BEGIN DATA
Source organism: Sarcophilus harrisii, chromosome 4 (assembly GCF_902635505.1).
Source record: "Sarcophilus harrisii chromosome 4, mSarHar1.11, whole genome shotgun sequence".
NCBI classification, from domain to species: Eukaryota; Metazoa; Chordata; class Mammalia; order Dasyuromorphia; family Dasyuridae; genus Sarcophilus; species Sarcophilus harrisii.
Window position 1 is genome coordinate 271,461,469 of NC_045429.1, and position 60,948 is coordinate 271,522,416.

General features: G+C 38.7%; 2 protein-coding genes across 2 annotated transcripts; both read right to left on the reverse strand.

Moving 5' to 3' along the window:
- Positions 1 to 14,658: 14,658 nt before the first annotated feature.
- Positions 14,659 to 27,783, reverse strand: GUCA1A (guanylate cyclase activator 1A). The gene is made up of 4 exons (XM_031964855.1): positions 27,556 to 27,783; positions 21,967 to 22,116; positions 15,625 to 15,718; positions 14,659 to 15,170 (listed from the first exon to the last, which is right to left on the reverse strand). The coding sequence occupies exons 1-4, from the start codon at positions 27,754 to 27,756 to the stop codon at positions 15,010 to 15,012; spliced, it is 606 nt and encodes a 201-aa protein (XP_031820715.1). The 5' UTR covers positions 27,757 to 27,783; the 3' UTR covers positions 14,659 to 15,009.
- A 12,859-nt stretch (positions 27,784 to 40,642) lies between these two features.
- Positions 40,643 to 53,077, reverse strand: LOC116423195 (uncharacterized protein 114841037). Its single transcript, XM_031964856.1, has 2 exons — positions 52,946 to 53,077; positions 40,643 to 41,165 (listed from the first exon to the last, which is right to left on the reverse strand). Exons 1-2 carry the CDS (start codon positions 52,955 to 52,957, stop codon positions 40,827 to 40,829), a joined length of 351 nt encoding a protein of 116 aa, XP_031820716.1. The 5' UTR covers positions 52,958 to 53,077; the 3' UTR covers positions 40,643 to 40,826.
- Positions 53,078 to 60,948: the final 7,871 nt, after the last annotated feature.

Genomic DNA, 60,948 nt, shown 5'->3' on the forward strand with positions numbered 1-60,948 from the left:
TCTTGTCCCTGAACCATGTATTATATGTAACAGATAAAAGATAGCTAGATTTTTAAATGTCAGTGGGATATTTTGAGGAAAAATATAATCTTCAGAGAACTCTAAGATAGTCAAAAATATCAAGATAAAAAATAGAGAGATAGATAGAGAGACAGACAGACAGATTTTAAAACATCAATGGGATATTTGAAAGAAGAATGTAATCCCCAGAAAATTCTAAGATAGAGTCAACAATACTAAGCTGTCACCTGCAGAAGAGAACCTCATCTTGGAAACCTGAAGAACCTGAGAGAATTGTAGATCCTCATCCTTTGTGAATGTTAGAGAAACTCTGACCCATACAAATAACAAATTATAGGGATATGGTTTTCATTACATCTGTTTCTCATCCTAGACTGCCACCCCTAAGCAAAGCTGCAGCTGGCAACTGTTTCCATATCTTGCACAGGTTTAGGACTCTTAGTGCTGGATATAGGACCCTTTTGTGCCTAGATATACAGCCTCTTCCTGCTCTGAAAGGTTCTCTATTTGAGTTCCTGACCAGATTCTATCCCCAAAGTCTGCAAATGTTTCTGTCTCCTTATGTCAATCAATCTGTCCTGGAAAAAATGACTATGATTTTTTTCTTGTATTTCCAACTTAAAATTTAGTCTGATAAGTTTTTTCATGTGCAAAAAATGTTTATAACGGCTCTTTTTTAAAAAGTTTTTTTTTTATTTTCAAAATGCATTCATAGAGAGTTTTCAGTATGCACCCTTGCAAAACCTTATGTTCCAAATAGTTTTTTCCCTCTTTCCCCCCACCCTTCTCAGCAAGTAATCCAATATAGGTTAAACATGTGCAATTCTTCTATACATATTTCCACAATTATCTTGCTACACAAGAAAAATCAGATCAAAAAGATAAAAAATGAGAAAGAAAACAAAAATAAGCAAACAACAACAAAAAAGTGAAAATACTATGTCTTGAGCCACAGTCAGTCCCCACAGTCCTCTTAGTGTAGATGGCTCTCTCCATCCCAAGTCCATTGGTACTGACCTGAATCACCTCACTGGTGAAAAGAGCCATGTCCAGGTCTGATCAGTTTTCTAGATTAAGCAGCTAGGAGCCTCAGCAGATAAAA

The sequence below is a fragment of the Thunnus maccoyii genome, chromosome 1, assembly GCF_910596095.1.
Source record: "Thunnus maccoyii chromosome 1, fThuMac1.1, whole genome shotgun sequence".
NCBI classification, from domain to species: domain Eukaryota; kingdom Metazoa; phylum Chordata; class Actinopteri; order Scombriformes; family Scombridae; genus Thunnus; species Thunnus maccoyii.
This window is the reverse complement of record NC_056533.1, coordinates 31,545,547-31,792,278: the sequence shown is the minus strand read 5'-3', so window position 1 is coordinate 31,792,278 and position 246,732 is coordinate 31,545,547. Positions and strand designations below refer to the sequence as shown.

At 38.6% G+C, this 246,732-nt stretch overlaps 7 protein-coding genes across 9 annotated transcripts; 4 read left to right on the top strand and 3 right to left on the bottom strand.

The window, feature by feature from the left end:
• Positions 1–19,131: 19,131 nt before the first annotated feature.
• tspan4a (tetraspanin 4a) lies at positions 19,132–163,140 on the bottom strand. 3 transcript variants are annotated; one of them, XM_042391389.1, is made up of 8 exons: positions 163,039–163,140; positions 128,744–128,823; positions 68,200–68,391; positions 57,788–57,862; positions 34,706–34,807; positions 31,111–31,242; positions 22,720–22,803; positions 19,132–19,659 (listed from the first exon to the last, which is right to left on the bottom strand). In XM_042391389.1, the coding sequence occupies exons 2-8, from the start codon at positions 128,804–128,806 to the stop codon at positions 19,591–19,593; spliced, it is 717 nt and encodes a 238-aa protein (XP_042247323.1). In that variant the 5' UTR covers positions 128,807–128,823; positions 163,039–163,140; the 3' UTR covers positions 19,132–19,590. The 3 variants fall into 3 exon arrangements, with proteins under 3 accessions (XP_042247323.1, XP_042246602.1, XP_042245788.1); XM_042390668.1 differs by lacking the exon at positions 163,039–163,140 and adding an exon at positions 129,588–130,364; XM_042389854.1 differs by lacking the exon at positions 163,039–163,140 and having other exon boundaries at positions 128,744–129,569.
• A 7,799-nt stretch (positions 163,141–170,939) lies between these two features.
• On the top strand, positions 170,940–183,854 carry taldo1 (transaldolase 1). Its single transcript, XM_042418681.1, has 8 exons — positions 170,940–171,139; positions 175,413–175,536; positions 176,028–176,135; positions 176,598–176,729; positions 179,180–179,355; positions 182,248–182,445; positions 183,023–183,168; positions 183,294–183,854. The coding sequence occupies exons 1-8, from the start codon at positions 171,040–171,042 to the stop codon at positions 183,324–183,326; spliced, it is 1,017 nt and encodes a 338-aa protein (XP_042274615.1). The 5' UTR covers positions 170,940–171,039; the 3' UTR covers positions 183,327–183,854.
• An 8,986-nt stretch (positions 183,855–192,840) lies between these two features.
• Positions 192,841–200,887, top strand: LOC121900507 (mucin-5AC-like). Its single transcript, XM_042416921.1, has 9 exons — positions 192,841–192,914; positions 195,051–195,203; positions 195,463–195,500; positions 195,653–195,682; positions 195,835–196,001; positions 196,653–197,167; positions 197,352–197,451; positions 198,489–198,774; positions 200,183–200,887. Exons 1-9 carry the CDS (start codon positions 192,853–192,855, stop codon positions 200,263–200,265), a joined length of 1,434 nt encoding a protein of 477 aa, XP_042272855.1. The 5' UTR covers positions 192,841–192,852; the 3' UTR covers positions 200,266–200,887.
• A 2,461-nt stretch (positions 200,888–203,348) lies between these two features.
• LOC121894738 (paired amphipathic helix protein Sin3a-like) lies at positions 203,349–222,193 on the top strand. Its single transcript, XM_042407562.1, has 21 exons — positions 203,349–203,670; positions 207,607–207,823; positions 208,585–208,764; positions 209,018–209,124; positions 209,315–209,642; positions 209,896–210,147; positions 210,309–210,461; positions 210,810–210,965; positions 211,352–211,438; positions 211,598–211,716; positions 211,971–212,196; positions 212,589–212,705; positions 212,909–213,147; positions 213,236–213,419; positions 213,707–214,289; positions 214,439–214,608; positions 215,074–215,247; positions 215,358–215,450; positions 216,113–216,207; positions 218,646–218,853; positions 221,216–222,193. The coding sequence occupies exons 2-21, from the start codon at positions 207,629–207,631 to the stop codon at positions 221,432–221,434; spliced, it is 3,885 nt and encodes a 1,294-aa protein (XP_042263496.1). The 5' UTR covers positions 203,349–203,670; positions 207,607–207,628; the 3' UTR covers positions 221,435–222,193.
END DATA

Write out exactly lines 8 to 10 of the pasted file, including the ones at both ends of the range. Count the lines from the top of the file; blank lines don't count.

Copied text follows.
- Positions 14,659 to 27,783, reverse strand: GUCA1A (guanylate cyclase activator 1A). The gene is made up of 4 exons (XM_031964855.1): positions 27,556 to 27,783; positions 21,967 to 22,116; positions 15,625 to 15,718; positions 14,659 to 15,170 (listed from the first exon to the last, which is right to left on the reverse strand). The coding sequence occupies exons 1-4, from the start codon at positions 27,754 to 27,756 to the stop codon at positions 15,010 to 15,012; spliced, it is 606 nt and encodes a 201-aa protein (XP_031820715.1). The 5' UTR covers positions 27,757 to 27,783; the 3' UTR covers positions 14,659 to 15,009.
- A 12,859-nt stretch (positions 27,784 to 40,642) lies between these two features.
- Positions 40,643 to 53,077, reverse strand: LOC116423195 (uncharacterized protein 114841037). Its single transcript, XM_031964856.1, has 2 exons — positions 52,946 to 53,077; positions 40,643 to 41,165 (listed from the first exon to the last, which is right to left on the reverse strand). Exons 1-2 carry the CDS (start codon positions 52,955 to 52,957, stop codon positions 40,827 to 40,829), a joined length of 351 nt encoding a protein of 116 aa, XP_031820716.1. The 5' UTR covers positions 52,958 to 53,077; the 3' UTR covers positions 40,643 to 40,826.